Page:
Side Effects of Alcohol Consumption
There are a lot of additional alcohol side effects that may not be as severe. Heartburn from alcohol consumption. Alcohol typically contains a lot of sugar which can take longer for your body to break down. We’ve all had uncomfortable heartburn before. Imagine having it on a consistent basis.
Other uncomfortable side effects of alcohol include organ stress and damage, pancreatitis, and dehydration. There is also a link between acid reflux and alcohol. Alcohol is known to contribute to acid reflux due to its interaction with your esophagus.
Alcohol and Atrial Fibrillation
Another scary side effect of alcohol abuse is atrial fibrillation. Atrial fibrillation is a rapid, irregular heartbeat, commonly referred to as ‘afib’. This is commonly referred to as holiday heart. It’s important to understand the holiday heart and its risks. Everyone seems to overdo it around the holidays. We overdo it with food and alcohol.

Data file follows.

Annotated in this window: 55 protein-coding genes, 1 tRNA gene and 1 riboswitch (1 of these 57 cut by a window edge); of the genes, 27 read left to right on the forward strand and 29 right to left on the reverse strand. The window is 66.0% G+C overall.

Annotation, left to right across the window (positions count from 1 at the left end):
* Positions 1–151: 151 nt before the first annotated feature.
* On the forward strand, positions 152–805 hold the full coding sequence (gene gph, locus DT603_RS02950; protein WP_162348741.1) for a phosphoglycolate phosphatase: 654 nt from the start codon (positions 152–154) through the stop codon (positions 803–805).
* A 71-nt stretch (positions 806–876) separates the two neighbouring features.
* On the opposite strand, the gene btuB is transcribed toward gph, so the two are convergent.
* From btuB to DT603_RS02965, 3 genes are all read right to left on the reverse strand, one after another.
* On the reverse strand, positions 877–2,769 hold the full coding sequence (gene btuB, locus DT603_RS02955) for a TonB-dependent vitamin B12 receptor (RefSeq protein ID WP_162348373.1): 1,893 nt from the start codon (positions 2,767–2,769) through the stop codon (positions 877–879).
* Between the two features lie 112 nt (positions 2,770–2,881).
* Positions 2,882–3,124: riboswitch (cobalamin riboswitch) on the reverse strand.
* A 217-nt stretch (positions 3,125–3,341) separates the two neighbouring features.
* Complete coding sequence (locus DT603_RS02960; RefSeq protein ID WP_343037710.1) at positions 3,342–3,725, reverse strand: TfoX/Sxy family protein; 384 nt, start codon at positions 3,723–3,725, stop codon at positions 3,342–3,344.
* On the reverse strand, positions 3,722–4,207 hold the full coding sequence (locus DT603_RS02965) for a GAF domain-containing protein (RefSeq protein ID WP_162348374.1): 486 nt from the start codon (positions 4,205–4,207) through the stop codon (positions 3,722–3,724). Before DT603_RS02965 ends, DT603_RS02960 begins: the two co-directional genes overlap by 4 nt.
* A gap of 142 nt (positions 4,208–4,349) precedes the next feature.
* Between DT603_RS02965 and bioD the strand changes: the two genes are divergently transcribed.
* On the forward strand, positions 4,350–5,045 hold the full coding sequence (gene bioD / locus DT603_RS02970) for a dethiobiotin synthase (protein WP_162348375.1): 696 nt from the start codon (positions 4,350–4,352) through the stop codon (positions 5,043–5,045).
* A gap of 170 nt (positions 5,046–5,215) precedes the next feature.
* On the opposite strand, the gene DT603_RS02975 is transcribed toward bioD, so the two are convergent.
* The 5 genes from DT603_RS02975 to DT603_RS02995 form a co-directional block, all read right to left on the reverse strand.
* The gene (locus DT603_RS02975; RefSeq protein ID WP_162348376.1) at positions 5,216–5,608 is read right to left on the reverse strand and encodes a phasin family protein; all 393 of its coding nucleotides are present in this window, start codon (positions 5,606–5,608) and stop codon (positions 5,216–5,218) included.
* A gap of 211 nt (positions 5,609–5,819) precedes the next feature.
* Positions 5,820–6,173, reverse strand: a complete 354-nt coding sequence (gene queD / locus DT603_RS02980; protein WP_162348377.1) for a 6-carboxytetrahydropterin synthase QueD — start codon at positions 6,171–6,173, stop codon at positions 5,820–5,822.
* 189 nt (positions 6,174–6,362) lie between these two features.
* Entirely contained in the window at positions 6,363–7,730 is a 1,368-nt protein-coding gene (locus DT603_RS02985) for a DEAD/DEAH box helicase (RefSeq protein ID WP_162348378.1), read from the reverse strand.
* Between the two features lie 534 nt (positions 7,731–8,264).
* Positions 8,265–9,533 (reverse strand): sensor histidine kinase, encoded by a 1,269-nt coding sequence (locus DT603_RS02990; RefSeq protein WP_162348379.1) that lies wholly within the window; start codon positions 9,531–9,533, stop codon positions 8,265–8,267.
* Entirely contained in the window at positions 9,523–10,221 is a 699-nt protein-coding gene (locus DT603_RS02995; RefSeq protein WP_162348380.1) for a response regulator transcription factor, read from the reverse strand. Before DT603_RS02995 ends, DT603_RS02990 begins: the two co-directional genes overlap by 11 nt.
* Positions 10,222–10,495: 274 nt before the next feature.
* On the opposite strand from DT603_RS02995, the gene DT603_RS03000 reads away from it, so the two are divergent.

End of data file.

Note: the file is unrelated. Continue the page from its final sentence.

Doctors tend to see more cases of ‘afib’ around the holiday season. The bottom line is that a lot of bad things can happen from excessive alcohol intake. Alcohol toxicity (commonly referred to as alcohol poisoning) is a very common occurrence and is most often deadly.
Seeking Treatment For Alcohol
Even if you know you have a drinking problem, getting help is not as easy as it may seem. A lot of people try to get help to save their job or marriage. The truth is, unless you truly want to do it for yourself, it probably won’t work. Recovery is an ongoing process and is something that has to be maintained.
You don’t just get sober and then never have to put any effort into it. You get out of it what you put in. If you put in the work, sobriety can be a very rewarding thing.
Find Your Reason for Getting Sober